Emollients and moisturizers for eczema: abridged Cochrane systematic review including GRADE assessments

E J van Zuuren, Z Fedorowicz, B W M Arents
British Journal of Dermatology 2017, 177 (5): 1256-1271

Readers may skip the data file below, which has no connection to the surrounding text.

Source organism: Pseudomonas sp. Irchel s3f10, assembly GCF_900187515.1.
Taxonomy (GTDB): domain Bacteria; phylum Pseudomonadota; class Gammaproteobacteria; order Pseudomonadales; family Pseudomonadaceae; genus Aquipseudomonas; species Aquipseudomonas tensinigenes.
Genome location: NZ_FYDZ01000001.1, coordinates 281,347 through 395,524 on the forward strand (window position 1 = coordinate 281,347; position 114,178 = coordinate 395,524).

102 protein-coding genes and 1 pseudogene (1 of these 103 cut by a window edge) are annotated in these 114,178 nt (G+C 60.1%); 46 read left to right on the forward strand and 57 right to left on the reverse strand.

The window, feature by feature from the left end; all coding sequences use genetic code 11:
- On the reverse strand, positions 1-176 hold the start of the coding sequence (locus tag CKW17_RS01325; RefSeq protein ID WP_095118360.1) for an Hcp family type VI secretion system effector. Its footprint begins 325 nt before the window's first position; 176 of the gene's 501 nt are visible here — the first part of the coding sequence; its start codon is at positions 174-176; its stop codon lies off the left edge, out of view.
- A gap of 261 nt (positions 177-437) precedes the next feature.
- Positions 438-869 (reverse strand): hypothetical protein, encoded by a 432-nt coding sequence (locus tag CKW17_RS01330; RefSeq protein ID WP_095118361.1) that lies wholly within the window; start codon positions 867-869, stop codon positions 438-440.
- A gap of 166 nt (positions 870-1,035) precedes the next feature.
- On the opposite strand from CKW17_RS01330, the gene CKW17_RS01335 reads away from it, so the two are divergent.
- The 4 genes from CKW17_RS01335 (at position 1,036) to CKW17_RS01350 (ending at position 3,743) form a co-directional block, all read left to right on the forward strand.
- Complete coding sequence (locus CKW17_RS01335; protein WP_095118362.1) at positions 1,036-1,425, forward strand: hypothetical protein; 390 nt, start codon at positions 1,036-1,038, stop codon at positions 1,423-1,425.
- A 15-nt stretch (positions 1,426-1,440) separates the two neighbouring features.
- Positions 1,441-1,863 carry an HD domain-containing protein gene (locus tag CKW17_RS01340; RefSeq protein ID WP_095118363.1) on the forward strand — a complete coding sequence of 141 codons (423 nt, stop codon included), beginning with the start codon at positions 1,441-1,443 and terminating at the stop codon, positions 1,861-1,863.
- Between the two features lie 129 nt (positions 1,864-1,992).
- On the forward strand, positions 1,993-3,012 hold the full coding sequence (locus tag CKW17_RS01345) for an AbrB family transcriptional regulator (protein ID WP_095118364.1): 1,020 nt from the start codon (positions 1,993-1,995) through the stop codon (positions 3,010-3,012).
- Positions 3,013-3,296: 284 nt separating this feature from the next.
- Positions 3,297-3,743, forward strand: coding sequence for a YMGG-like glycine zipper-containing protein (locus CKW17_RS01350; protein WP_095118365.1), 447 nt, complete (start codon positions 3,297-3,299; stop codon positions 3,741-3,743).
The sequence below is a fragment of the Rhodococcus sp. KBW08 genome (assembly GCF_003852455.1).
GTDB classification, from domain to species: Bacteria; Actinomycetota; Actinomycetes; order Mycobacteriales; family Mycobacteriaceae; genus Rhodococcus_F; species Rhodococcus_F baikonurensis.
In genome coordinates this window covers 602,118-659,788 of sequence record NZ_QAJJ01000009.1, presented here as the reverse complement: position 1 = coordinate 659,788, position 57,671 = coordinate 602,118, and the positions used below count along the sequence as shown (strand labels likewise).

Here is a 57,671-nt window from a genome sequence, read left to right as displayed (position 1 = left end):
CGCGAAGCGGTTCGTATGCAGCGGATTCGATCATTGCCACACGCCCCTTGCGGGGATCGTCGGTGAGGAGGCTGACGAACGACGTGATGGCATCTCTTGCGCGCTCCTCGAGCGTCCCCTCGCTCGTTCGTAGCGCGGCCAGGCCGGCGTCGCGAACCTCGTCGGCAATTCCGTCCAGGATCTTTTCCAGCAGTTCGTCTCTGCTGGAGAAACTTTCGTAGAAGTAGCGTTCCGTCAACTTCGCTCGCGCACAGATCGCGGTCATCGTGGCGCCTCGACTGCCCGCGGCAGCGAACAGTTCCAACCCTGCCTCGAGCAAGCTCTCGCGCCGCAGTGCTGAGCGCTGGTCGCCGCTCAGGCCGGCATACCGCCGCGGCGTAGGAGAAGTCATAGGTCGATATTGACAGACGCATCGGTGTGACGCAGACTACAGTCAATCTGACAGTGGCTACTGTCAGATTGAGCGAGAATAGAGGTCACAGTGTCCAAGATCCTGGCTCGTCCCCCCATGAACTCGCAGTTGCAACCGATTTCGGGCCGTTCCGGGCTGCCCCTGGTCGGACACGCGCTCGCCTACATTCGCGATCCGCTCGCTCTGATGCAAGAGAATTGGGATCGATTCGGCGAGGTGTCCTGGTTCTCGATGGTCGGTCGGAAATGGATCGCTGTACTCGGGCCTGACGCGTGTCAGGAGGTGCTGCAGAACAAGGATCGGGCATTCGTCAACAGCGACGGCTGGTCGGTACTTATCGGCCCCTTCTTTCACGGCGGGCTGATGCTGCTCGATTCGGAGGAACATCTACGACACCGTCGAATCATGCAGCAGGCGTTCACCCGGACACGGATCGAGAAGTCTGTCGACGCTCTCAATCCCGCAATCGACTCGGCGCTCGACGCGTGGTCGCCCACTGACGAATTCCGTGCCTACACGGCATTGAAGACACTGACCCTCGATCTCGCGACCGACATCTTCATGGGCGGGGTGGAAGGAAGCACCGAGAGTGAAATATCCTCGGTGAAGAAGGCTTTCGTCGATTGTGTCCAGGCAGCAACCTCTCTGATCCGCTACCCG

Eczema is a chronic inflammatory skin disorder with considerable impact on quality of life. Emollients or moisturizers are widely recommended, but are these effective and safe? We searched for randomized controlled trials (RCTs) in the Cochrane Skin Group Specialised Skin Register, CENTRAL in The Cochrane Library, MEDLINE, Embase, LILACS, the GREAT database and five trial registers to December 2015. We included 77 RCTs with 6603 participants. Seven studies (9%) were at low risk of bias, 34 (44%) had unclear risk and 36 (47%) were at high risk. The quality of the evidence was mainly low or moderate for the prespecified outcomes. The most important comparison, 'moisturizer vs. no moisturizer', showed improved Scoring Atopic Dermatitis values in the moisturizer group compared with no moisturizer [mean difference -2·42, 95% confidence interval (CI) -4·55 to -0·28], but did not meet the minimal important difference of 8·7. Fewer flares were seen (risk ratio 0·40, 95% CI 0·23-0·70) and the rate of flares was reduced (hazard ratio 3·74, 95% CI 1·86-7·50). The groups applying moisturizer used less topical corticosteroids over 6-8 weeks (mean difference -9·30 g, 95% CI 15·3 to -3·27). Glycyrrhetinic acid-, urea- and glycerol-containing creams worked better than their controls (vehicle, placebo or no moisturizer) according to both participants and physicians. More flares were reported with moisturizer alone than when combined with twice-weekly fluticasone propionate (risk ratio 2·17, 95% CI 1·55-3·11). Adding moisturizers to topical anti-inflammatory treatment was more effective than anti-inflammatory treatment alone and resulted in fewer flares.

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